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2265Re: [mythsoc] interesting take on harry potter

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  • WendellWag@aol.com
    Sep 4 6:14 AM
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      In a message dated 9/4/00 6:40:45 AM Eastern Daylight Time,
      smasson@... writes:

      > Well, I've just been running writing workshops with kids,
      > based on things I've always been interested in myself--
      > folktales, mythical creatures, monsters and fairies: and
      > guess what? Many more kids are interested in those
      > things now, because of the HP books. They fought over
      > my copy of Katherine Briggs' A Dictionary of Fairies;
      > they wrote brilliant stories about 16th century Venice,
      > alchemists, and the like (my suggestion).

      How did reading the Harry Potter books inspire them to write about 16th
      century Venice? Is it mentioned in one of the later books. (I've only read
      the first.)

      > The HP thing is not a fad; it was created by the children
      > themselves, not by adults--the hype has come later.

      Perhaps the early good reception of the books was created by the children
      themselves, but the more recent publicity campaigns stink to high heaven of
      hype.

      > And children are reading beyond it--my own books are
      > enjoying something of a renaissance because of it.

      I didn't even realize you were an author, Sophie. Are your books only in
      print in Australia? Or are they available elsewhere and I've just missed
      them?

      > I don't have to explain anymore why I like using
      > traditional stories as a base. Let's face it, JK Rowling
      > is not being 'original' ;she is simply reinventing tradition.

      I don't think that anybody here has complained that Rowling is working in a
      bad tradition. I think we all love children's fantasy. If we didn't, we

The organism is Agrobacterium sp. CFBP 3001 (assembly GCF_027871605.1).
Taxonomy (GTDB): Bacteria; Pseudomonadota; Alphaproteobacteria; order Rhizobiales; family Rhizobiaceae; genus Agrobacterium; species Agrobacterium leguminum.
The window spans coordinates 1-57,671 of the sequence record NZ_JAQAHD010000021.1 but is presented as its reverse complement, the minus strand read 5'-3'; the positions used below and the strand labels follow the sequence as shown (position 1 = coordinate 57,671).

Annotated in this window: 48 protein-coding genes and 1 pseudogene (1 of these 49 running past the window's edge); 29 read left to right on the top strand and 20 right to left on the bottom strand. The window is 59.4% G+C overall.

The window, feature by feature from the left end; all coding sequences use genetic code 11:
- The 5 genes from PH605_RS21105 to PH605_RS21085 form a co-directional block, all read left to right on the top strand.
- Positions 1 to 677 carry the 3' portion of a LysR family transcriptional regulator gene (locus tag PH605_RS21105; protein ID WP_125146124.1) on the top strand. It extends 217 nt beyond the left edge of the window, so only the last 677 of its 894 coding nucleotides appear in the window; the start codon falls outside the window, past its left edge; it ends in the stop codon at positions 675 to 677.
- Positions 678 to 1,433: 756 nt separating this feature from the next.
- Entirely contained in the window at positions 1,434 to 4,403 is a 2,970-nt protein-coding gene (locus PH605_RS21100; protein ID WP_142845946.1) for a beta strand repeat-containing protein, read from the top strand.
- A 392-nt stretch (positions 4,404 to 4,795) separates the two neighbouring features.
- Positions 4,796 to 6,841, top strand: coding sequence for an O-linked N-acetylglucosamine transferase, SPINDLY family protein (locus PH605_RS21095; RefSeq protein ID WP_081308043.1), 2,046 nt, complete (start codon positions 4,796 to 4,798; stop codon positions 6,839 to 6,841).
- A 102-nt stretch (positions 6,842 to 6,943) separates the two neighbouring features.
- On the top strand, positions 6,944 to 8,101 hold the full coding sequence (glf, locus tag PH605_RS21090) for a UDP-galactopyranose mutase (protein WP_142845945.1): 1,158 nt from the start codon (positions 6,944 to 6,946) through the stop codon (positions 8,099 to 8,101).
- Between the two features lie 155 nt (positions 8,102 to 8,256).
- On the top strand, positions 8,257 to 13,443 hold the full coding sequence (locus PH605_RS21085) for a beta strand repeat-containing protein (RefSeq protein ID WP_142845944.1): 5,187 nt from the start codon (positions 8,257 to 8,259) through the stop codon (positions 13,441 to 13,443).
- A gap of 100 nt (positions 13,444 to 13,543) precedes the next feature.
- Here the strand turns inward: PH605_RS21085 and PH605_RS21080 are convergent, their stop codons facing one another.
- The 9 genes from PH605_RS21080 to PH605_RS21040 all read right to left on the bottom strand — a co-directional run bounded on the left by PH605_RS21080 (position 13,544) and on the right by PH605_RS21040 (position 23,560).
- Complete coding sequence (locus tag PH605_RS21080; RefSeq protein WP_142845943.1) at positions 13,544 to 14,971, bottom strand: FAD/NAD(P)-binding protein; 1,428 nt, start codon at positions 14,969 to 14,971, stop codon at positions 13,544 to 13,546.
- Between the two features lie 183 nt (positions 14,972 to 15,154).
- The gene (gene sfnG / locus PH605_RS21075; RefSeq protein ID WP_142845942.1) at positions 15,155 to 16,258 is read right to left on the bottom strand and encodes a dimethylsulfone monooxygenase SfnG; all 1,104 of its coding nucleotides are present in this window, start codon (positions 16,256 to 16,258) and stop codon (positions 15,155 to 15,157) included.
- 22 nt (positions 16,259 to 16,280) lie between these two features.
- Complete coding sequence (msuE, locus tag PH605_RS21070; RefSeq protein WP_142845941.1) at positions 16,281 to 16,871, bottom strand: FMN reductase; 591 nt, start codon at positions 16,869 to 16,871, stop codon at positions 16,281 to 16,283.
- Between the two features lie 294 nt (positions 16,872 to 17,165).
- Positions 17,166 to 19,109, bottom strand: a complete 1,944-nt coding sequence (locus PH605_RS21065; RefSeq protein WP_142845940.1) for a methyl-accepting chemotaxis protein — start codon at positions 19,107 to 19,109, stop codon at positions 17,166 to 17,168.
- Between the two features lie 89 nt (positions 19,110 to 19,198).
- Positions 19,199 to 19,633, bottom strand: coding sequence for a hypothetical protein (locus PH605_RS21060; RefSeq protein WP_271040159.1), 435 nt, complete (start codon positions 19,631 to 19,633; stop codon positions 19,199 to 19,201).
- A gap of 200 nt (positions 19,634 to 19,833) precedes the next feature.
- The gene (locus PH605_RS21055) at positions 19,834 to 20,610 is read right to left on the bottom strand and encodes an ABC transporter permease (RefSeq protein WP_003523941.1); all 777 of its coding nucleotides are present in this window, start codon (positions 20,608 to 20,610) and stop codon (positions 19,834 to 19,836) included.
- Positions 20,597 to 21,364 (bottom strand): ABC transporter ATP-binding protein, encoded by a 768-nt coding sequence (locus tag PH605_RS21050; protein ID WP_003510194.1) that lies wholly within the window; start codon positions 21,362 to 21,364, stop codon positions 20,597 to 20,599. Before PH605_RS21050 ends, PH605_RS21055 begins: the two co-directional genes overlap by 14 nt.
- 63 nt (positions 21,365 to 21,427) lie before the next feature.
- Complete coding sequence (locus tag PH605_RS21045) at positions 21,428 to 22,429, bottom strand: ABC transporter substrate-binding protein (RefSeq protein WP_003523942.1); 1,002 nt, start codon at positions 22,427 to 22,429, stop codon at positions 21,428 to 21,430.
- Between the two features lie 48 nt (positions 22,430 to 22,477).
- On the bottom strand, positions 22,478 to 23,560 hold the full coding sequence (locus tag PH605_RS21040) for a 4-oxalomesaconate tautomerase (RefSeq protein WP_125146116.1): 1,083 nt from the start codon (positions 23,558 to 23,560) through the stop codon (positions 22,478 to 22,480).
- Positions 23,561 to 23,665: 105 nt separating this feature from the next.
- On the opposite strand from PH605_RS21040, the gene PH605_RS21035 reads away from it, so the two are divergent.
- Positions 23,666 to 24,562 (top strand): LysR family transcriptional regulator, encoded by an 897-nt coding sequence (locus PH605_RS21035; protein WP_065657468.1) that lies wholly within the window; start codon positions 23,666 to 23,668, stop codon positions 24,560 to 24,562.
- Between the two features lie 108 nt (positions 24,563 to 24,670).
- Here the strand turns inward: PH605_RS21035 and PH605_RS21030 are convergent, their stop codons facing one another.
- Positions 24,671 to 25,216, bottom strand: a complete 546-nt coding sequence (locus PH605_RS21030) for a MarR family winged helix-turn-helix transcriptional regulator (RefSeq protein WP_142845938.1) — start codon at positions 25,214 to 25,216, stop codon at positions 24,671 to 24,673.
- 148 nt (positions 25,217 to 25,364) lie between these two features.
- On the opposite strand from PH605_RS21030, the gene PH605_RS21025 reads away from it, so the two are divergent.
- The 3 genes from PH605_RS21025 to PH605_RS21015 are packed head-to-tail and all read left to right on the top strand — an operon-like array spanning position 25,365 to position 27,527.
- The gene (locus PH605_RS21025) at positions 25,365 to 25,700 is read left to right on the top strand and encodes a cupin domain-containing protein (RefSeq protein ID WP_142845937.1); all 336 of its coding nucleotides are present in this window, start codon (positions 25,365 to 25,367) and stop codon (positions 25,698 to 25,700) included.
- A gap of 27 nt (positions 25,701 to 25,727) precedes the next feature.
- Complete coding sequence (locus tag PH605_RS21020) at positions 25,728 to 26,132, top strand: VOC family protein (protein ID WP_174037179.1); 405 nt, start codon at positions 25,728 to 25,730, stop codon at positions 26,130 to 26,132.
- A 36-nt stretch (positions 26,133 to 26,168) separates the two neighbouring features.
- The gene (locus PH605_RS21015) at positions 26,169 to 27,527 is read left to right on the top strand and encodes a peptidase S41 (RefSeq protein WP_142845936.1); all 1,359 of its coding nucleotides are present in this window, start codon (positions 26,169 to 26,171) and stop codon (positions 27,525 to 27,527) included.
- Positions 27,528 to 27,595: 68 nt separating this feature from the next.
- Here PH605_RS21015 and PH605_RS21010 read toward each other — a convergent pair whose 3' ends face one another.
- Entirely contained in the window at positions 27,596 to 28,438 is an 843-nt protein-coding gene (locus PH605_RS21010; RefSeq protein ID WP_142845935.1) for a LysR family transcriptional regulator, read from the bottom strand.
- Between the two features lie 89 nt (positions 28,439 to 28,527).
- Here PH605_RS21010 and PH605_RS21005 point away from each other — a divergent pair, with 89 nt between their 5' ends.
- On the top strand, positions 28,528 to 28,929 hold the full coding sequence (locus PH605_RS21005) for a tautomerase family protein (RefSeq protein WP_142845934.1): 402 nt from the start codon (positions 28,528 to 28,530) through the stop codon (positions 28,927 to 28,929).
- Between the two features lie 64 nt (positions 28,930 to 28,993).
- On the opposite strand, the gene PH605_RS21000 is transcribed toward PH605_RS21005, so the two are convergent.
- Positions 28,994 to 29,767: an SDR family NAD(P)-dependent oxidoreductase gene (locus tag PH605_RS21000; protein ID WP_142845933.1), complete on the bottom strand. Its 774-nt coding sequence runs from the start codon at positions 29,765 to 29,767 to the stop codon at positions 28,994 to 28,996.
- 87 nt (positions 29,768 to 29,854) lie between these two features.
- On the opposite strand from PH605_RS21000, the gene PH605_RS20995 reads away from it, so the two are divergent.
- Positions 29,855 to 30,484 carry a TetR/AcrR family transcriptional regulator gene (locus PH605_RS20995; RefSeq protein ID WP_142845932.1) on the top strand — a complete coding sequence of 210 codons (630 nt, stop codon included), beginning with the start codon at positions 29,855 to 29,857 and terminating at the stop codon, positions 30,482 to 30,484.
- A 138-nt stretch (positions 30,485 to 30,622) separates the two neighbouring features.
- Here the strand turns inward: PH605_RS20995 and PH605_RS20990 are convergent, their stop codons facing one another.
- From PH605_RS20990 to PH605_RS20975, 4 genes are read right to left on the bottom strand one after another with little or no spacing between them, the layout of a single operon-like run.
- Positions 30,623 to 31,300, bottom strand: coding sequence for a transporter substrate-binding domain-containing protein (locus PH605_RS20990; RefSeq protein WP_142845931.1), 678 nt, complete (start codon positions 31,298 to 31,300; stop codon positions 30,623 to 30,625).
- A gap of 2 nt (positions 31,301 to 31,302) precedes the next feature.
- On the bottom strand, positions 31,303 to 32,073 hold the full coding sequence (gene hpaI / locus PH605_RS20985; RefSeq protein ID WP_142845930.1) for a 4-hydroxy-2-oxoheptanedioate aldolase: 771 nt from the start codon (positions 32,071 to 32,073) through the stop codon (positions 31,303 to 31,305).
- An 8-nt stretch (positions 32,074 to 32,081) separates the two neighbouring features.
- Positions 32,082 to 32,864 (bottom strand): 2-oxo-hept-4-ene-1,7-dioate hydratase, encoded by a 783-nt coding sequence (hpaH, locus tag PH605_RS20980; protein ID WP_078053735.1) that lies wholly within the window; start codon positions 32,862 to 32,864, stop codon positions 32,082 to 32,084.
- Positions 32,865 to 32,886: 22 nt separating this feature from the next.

wouldn't be contributing to this list. Our complaints are that the Harry
      Potter books just aren't a very good example of children's fantasy.

      > This is an old old way of writing, and a very good one.
      > She is not, by any stretch, the best writer working in
      > this field--but she is good. This is not Goosebumps,
      > that's for sure.

      Are the Goosebumps books that bad? I've never read any of them.

      > As to the complaints about characters--they are
      > archetypes, just as fairytale characters are. Just as
      > the characters in Lewis or Tolkien are. So what?

      What can I say? I like archetypal characters, and I didn't find the
      characters in the Harry Potter books to be interesting archetypal characters.

      > Harry is marked out from birth as the hero with a
      > destiny--all such heroes, from Cuchulain to Arthur,
      > have that about them: this kind of still quality. The
      > people around them often change much more. As
      > to the language--well, the books are not always as
      > inventive in that way as they could be--but let's be
      > honest. Is Lewis? Is Tolkien? Always?

      What can I say? I find Lewis's and Tolkien's language to be consistently
      more inventive.

      > And one must admit her ideas are most inventive,
      > sometimes even brilliant. There's a sprightliness, a
      > delight in tradition which I for one find most appealing.

      Again, what can I say? I didn't find her ideas particularly brilliant or
      inventive

      Wendell Wagner
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